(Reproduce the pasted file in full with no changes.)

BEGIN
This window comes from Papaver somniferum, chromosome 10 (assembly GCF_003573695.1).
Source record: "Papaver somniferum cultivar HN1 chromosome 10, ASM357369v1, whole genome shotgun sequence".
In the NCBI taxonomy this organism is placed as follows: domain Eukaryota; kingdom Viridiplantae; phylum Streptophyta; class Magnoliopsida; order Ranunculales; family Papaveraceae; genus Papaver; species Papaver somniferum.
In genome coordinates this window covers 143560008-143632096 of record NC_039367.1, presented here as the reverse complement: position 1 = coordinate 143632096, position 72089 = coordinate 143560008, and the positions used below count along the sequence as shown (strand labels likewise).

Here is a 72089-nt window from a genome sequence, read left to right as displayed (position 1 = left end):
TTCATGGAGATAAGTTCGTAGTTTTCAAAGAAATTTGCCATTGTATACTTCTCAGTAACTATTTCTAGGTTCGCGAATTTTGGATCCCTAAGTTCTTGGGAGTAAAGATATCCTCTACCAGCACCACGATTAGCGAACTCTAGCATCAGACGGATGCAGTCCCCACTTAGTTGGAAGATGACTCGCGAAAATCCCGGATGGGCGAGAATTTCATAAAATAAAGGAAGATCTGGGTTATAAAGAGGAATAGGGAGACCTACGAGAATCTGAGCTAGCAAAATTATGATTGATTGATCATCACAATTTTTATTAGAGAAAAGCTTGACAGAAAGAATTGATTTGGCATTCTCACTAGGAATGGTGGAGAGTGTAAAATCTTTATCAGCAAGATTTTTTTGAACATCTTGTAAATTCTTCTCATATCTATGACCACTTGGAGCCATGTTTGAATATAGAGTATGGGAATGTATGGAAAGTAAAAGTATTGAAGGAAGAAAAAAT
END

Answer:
This window comes from Papaver somniferum, chromosome 10 (assembly GCF_003573695.1).
Source record: "Papaver somniferum cultivar HN1 chromosome 10, ASM357369v1, whole genome shotgun sequence".
In the NCBI taxonomy this organism is placed as follows: domain Eukaryota; kingdom Viridiplantae; phylum Streptophyta; class Magnoliopsida; order Ranunculales; family Papaveraceae; genus Papaver; species Papaver somniferum.
In genome coordinates this window covers 143560008-143632096 of record NC_039367.1, presented here as the reverse complement: position 1 = coordinate 143632096, position 72089 = coordinate 143560008, and the positions used below count along the sequence as shown (strand labels likewise).

Here is a 72089-nt window from a genome sequence, read left to right as displayed (position 1 = left end):
TTCATGGAGATAAGTTCGTAGTTTTCAAAGAAATTTGCCATTGTATACTTCTCAGTAACTATTTCTAGGTTCGCGAATTTTGGATCCCTAAGTTCTTGGGAGTAAAGATATCCTCTACCAGCACCACGATTAGCGAACTCTAGCATCAGACGGATGCAGTCCCCACTTAGTTGGAAGATGACTCGCGAAAATCCCGGATGGGCGAGAATTTCATAAAATAAAGGAAGATCTGGGTTATAAAGAGGAATAGGGAGACCTACGAGAATCTGAGCTAGCAAAATTATGATTGATTGATCATCACAATTTTTATTAGAGAAAAGCTTGACAGAAAGAATTGATTTGGCATTCTCACTAGGAATGGTGGAGAGTGTAAAATCTTTATCAGCAAGATTTTTTTGAACATCTTGTAAATTCTTCTCATATCTATGACCACTTGGAGCCATGTTTGAATATAGAGTATGGGAATGTATGGAAAGTAAAAGTATTGAAGGAAGAAAAAAT